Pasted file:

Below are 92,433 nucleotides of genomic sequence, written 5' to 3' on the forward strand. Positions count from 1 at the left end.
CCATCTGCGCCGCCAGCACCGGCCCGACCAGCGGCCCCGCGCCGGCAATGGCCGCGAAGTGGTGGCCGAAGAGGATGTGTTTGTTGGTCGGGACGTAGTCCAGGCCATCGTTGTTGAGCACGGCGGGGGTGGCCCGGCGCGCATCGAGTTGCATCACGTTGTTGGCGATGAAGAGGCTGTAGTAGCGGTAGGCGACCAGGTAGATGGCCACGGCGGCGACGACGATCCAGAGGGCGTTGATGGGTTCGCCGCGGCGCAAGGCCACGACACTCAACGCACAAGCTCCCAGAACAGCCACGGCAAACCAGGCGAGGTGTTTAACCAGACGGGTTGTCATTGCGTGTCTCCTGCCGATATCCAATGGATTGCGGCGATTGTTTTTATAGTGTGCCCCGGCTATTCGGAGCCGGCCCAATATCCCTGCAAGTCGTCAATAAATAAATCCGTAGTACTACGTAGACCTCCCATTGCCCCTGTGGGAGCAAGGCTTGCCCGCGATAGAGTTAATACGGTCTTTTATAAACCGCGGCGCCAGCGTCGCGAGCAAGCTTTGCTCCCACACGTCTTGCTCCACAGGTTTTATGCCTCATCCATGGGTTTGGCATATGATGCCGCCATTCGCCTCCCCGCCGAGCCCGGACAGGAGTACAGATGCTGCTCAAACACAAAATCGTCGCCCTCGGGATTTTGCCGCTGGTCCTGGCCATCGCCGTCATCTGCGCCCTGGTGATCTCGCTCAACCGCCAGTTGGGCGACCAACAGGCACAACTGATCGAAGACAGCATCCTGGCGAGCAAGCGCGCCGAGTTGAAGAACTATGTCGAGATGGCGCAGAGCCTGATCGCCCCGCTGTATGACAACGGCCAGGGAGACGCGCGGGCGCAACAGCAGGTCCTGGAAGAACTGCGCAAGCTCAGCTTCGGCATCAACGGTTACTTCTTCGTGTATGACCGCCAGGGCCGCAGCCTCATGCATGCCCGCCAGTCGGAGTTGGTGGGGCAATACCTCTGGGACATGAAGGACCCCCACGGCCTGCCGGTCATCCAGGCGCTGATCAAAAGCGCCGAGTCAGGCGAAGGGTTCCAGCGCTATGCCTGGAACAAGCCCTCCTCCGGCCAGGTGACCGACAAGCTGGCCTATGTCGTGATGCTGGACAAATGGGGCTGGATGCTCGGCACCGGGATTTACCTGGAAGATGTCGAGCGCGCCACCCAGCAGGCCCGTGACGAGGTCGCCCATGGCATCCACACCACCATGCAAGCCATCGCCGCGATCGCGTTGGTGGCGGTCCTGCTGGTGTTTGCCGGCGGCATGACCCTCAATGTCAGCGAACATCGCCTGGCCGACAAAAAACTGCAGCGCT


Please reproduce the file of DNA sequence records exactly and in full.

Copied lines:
Below are 92,433 nucleotides of genomic sequence, written 5' to 3' on the forward strand. Positions count from 1 at the left end.
CCATCTGCGCCGCCAGCACCGGCCCGACCAGCGGCCCCGCGCCGGCAATGGCCGCGAAGTGGTGGCCGAAGAGGATGTGTTTGTTGGTCGGGACGTAGTCCAGGCCATCGTTGTTGAGCACGGCGGGGGTGGCCCGGCGCGCATCGAGTTGCATCACGTTGTTGGCGATGAAGAGGCTGTAGTAGCGGTAGGCGACCAGGTAGATGGCCACGGCGGCGACGACGATCCAGAGGGCGTTGATGGGTTCGCCGCGGCGCAAGGCCACGACACTCAACGCACAAGCTCCCAGAACAGCCACGGCAAACCAGGCGAGGTGTTTAACCAGACGGGTTGTCATTGCGTGTCTCCTGCCGATATCCAATGGATTGCGGCGATTGTTTTTATAGTGTGCCCCGGCTATTCGGAGCCGGCCCAATATCCCTGCAAGTCGTCAATAAATAAATCCGTAGTACTACGTAGACCTCCCATTGCCCCTGTGGGAGCAAGGCTTGCCCGCGATAGAGTTAATACGGTCTTTTATAAACCGCGGCGCCAGCGTCGCGAGCAAGCTTTGCTCCCACACGTCTTGCTCCACAGGTTTTATGCCTCATCCATGGGTTTGGCATATGATGCCGCCATTCGCCTCCCCGCCGAGCCCGGACAGGAGTACAGATGCTGCTCAAACACAAAATCGTCGCCCTCGGGATTTTGCCGCTGGTCCTGGCCATCGCCGTCATCTGCGCCCTGGTGATCTCGCTCAACCGCCAGTTGGGCGACCAACAGGCACAACTGATCGAAGACAGCATCCTGGCGAGCAAGCGCGCCGAGTTGAAGAACTATGTCGAGATGGCGCAGAGCCTGATCGCCCCGCTGTATGACAACGGCCAGGGAGACGCGCGGGCGCAACAGCAGGTCCTGGAAGAACTGCGCAAGCTCAGCTTCGGCATCAACGGTTACTTCTTCGTGTATGACCGCCAGGGCCGCAGCCTCATGCATGCCCGCCAGTCGGAGTTGGTGGGGCAATACCTCTGGGACATGAAGGACCCCCACGGCCTGCCGGTCATCCAGGCGCTGATCAAAAGCGCCGAGTCAGGCGAAGGGTTCCAGCGCTATGCCTGGAACAAGCCCTCCTCCGGCCAGGTGACCGACAAGCTGGCCTATGTCGTGATGCTGGACAAATGGGGCTGGATGCTCGGCACCGGGATTTACCTGGAAGATGTCGAGCGCGCCACCCAGCAGGCCCGTGACGAGGTCGCCCATGGCATCCACACCACCATGCAAGCCATCGCCGCGATCGCGTTGGTGGCGGTCCTGCTGGTGTTTGCCGGCGGCATGACCCTCAATGTCAGCGAACATCGCCTGGCCGACAAAAAACTGCAGCGCT